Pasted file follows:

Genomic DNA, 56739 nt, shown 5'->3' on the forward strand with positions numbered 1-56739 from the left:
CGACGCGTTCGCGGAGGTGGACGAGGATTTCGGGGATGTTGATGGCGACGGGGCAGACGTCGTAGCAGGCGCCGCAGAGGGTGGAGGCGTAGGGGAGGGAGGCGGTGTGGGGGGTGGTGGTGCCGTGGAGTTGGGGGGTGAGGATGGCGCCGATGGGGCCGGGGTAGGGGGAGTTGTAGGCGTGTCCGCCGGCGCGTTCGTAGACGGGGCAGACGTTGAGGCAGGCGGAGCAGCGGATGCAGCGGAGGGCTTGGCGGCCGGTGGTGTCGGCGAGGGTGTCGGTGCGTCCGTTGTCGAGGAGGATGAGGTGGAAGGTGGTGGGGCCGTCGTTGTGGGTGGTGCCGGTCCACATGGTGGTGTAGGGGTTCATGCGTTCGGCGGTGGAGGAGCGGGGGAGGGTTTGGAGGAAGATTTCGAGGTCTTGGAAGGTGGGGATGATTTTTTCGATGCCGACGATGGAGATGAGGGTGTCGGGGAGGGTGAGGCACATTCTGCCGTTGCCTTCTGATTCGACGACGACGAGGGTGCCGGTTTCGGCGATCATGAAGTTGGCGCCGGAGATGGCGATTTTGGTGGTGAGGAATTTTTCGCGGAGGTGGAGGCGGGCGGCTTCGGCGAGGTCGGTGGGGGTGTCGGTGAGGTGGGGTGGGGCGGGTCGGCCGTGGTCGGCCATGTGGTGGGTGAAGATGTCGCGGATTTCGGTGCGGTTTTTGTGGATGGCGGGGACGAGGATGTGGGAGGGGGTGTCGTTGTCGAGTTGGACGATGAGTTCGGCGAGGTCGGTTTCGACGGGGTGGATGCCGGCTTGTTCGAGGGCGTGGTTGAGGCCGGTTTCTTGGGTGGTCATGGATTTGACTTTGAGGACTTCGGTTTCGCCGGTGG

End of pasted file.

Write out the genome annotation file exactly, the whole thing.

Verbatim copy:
Genomic DNA, 56739 nt, shown 5'->3' on the forward strand with positions numbered 1-56739 from the left:
CGACGCGTTCGCGGAGGTGGACGAGGATTTCGGGGATGTTGATGGCGACGGGGCAGACGTCGTAGCAGGCGCCGCAGAGGGTGGAGGCGTAGGGGAGGGAGGCGGTGTGGGGGGTGGTGGTGCCGTGGAGTTGGGGGGTGAGGATGGCGCCGATGGGGCCGGGGTAGGGGGAGTTGTAGGCGTGTCCGCCGGCGCGTTCGTAGACGGGGCAGACGTTGAGGCAGGCGGAGCAGCGGATGCAGCGGAGGGCTTGGCGGCCGGTGGTGTCGGCGAGGGTGTCGGTGCGTCCGTTGTCGAGGAGGATGAGGTGGAAGGTGGTGGGGCCGTCGTTGTGGGTGGTGCCGGTCCACATGGTGGTGTAGGGGTTCATGCGTTCGGCGGTGGAGGAGCGGGGGAGGGTTTGGAGGAAGATTTCGAGGTCTTGGAAGGTGGGGATGATTTTTTCGATGCCGACGATGGAGATGAGGGTGTCGGGGAGGGTGAGGCACATTCTGCCGTTGCCTTCTGATTCGACGACGACGAGGGTGCCGGTTTCGGCGATCATGAAGTTGGCGCCGGAGATGGCGATTTTGGTGGTGAGGAATTTTTCGCGGAGGTGGAGGCGGGCGGCTTCGGCGAGGTCGGTGGGGGTGTCGGTGAGGTGGGGTGGGGCGGGTCGGCCGTGGTCGGCCATGTGGTGGGTGAAGATGTCGCGGATTTCGGTGCGGTTTTTGTGGATGGCGGGGACGAGGATGTGGGAGGGGGTGTCGTTGTCGAGTTGGACGATGAGTTCGGCGAGGTCGGTTTCGACGGGGTGGATGCCGGCTTGTTCGAGGGCGTGGTTGAGGCCGGTTTCTTGGGTGGTCATGGATTTGACTTTGAGGACTTCGGTTTCGCCGGTGG